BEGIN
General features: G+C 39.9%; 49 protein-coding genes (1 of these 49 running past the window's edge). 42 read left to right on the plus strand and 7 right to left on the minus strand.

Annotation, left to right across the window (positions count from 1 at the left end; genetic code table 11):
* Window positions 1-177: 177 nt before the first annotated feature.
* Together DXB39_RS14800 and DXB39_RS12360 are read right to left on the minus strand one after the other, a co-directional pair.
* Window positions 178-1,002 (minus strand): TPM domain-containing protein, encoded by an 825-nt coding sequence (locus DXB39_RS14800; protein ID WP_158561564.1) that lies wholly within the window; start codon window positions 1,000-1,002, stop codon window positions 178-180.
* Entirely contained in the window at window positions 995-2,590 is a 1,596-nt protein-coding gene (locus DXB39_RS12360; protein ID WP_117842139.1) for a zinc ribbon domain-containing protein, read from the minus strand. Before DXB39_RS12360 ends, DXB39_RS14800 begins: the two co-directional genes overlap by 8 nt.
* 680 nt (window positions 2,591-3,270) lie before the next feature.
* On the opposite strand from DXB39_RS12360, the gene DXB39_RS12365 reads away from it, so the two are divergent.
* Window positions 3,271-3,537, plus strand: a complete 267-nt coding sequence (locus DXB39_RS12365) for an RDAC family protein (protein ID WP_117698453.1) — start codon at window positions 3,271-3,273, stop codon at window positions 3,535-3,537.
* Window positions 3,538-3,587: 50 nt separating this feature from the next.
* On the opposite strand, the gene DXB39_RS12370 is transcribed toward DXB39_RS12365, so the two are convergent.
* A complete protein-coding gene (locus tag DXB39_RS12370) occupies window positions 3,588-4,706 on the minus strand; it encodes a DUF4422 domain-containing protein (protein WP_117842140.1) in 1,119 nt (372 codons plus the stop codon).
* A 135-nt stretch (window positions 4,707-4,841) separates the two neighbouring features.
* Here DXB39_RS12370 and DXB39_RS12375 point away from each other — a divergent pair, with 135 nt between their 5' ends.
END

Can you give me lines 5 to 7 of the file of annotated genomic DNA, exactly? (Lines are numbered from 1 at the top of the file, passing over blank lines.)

* Window positions 178-1,002 (minus strand): TPM domain-containing protein, encoded by an 825-nt coding sequence (locus DXB39_RS14800; protein ID WP_158561564.1) that lies wholly within the window; start codon window positions 1,000-1,002, stop codon window positions 178-180.
* Entirely contained in the window at window positions 995-2,590 is a 1,596-nt protein-coding gene (locus DXB39_RS12360; protein ID WP_117842139.1) for a zinc ribbon domain-containing protein, read from the minus strand. Before DXB39_RS12360 ends, DXB39_RS14800 begins: the two co-directional genes overlap by 8 nt.
* 680 nt (window positions 2,591-3,270) lie before the next feature.